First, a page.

Autumn is my favourite colour

I know I have said this before, but it is worth saying again :). Every year I am left in awe of the beautiful colours that mother nature brings us each October / November.

While the British deciduous woodlands make my heart sing with their beautiful yellows, oranges and chestnut browns, this year I was lucky enough to visit Japan for the first time and was blown away by the intensity of the golden yellows and crimson maples against the dark green conifers.

The FFS fourth quarter challenge is all about creating a colourscape (which I interpret as creating pleasing combinations of colours). It seemed an obvious step to use some of the photos from this trip as my inspiration, but what to make? Felt can be notoriously difficult to work with when you want to place complementary colours next to each other, by its very nature the fibres (and therefore colours) want to mix and mingle and of course that will lead to muddy browns and greys where the two colours meet.

A few months ago, Fiona Duthie posted a video on how to make a double-walled vessel on her course FB page (it is only open to former students of her online classes). I have been having lots of fun with this technique as it provides an excellent solution to the colour mixing problem.

This is one of the first vases I made following her video, the double-walled technique lends itself very well to placing complementary colours adjacent to each other.

Feeling inspired by the crimson and orange acers (Japanese maples), I set about planning my vessel…

First to choose the colours…. for the inner wall:

And the outer wall:

Laying out the silk and wools:

Silk hankies that will be seen on the inner layer
Wool layout for the inner layers
Wool layout for the outer layers

While felting I couldn’t help but adore the colour transitions from the inside to the outside wall:

I could have cut the leaf shapes from the outer wall free-hand but given how fiddly they are I decided to play it safe and made myself a stencil.

I used water soluble crayons to mark where I wanted to cut the felt (these are really convenient way to mark up damp felt and they wash out easily).

Once the leaf patterns had been cut away I continued to shape the vessel and heal the cut edges, et voila! It’s not quite dry yet but I think you can still get a feel for the colour combinations even though the sheen on the silk can’t be seen yet. What do you think?

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14 Responses to Autumn is my favourite colour

  1. annielynrosie says:

    Your vessel is a beautiful autumn colourscape! The Japanese inspiration certainly shines through and the leaves are so well placed to give a graceful pattern (your tip about the water soluble wax pastels is good).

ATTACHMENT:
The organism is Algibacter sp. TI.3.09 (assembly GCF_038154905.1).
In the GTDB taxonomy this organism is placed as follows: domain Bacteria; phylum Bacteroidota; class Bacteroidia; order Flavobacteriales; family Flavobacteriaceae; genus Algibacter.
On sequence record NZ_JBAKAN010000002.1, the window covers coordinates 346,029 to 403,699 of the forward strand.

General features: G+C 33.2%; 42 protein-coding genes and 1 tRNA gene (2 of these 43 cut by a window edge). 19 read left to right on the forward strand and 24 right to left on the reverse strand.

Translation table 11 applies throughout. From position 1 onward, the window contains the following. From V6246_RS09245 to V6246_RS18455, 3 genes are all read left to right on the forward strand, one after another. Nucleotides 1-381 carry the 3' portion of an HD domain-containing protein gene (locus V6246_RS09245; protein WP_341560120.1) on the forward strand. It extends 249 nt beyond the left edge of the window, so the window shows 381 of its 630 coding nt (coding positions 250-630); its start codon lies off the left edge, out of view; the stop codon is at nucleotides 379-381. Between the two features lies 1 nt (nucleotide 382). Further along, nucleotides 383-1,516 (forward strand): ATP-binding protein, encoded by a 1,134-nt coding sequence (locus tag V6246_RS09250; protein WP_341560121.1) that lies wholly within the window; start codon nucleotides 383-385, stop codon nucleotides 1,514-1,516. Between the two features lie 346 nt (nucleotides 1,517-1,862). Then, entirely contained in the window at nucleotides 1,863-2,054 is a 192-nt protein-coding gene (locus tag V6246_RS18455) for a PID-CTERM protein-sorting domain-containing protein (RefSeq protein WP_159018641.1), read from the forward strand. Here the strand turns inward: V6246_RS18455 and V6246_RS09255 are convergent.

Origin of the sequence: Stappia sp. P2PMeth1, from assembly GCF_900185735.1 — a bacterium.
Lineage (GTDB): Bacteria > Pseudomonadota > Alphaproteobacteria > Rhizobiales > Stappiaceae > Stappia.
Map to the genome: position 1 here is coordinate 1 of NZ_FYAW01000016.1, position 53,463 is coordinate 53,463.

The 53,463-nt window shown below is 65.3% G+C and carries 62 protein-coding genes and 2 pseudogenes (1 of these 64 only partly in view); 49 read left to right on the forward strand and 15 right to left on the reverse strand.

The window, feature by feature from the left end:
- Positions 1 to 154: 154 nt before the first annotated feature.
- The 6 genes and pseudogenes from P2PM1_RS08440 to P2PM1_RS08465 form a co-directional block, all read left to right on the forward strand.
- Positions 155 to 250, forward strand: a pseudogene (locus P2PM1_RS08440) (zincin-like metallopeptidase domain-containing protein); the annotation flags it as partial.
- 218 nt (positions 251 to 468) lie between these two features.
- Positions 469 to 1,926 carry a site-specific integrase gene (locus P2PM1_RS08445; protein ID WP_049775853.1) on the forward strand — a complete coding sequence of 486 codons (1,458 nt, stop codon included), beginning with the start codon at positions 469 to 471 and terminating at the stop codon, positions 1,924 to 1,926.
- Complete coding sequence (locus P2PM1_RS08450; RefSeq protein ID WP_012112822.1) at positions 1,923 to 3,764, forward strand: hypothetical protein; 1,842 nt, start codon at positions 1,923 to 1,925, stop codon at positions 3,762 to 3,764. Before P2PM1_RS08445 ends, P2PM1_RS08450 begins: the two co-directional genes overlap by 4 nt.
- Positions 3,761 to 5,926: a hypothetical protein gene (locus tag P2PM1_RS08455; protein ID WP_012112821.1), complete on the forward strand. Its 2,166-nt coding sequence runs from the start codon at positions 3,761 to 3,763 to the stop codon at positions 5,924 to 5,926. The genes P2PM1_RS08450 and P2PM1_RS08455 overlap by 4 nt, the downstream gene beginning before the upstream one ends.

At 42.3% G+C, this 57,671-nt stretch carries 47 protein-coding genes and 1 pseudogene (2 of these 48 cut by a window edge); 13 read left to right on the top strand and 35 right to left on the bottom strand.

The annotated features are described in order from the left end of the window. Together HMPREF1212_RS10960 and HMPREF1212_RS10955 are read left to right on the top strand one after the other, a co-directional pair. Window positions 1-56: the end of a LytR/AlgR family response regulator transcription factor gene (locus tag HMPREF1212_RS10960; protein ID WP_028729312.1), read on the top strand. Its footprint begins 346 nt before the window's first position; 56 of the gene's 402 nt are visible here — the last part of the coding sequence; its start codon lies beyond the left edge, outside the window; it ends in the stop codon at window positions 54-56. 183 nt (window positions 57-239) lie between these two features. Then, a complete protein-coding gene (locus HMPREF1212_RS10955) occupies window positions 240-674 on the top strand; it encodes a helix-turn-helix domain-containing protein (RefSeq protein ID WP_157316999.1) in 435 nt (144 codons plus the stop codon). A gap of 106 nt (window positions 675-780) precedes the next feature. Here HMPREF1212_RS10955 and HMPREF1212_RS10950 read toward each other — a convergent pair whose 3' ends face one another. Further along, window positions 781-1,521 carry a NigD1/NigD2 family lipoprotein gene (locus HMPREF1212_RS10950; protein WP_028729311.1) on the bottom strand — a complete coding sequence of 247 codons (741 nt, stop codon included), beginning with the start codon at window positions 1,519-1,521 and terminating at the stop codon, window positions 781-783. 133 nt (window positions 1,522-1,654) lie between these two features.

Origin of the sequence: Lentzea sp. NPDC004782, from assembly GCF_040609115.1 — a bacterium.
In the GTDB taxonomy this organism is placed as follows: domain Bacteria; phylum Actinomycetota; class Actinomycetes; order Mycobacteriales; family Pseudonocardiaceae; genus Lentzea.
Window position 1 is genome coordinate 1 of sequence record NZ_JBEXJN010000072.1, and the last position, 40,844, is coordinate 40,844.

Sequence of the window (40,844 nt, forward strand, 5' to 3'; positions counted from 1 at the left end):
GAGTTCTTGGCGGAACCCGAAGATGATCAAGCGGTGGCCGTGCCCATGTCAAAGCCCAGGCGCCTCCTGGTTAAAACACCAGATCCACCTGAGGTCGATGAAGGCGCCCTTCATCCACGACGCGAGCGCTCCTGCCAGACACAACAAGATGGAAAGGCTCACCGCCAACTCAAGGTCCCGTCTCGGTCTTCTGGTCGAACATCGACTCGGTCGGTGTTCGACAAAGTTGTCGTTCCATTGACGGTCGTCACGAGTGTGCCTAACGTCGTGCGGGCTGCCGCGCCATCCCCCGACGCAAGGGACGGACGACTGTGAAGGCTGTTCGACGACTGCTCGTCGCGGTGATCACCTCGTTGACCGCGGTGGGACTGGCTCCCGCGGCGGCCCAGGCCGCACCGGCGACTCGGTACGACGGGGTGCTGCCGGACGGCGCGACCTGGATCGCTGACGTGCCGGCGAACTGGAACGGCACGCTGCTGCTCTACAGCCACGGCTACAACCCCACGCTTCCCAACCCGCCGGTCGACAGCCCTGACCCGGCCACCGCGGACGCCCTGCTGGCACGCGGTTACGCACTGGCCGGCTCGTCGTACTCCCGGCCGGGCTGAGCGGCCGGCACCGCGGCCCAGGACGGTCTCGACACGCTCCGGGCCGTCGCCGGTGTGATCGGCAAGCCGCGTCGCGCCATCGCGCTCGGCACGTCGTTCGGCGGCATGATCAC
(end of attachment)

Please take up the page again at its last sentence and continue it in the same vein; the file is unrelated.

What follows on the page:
Nearly dribbled over the photos showing the colours of the silk and wool for the inner wall! Spot on for maple colours.
    If you need a name for your vessel, how about ‘Serenity’.
    How tall is it?

    • teriberryguest says:

      Thank you, I did enjoy rummaging through my bag of silk hankies, there are so many juicy colours in there, maybe I should make another piece laying different coloured hankies over each other…..
      This vessel is about 40 cm (16″) tall.

  2. Leonor says:

    I’m so envious that you went to Japan! I lived in Macau for 8 years and can’t believe I never went to Japan…

    I really like the vessel, the colours really do justice to Autumn! I only wish I got to see more of the inside since those colours are so lovely 🙂

    • teriberryguest says:

      Oh Leonor, I can’t believe you lived so close and never made the trip! That said, I have never been to Ireland (it is on my wish list) and I have lived in the UK for a lot longer than 8 years [shamefaced].

      I keep picking it up thinking I should cut some leaves into the back too, I am ware of getting carried away though, I think you need a dominant colour when working with complentaries, if they are too balanced they somehow don’t “sing” as much.

  3. ruthlane says:

    Very nice vessel Teri. I love the color combo and that you had a way to keep the colors from mixing together where you didn’t want them to. I agree with Lyn that the Japanese inspiration is very evident. I will have to try the water soluble crayon/pastel idea for marking felt. Hadn’t thought of that one.

    • teriberryguest says:

      Thank you Ruth, I picked up the water-soluble pencil / crayon trick at a workshop a couple of years ago. I works best on damp felt but I suspect you could also dip the the crayon in a pot of water and draw no dry felt too.

  4. Marilyn aka Pandagirl says:

    Great inspirational pics and lovely vessels!

  5. sttamburo says:

    Teri, your vessel is beautiful and does speak abundantly of Autumn. I have yet to try the double walled vessel, you have inspired me to give it a go.

    • teriberryguest says:

      Thank you Sherry, please do, they are a bit fiddly to get the the inner wall sitting smoothly against the outer wall but once that is done, they are lovely to work with.

  6. nanacathy2 says:

    Wow, totally gorgeous.

  7. The colours here in Canada were amazing this year too, they seemed lit from within. Your vessel turned out wonderfull, a real Japanise feel to it.

  8. Antje says:

    I’m green eyed & drooling all at the same time. I just love Japanese gardens & would love to visit Japan. Your vessel is a great shape (complete with a foot!), and the colours truly bring the Japanese maples to mind. Do you have leaf cut outs on the other side to showcase yet more of those scrummy first layer colours?

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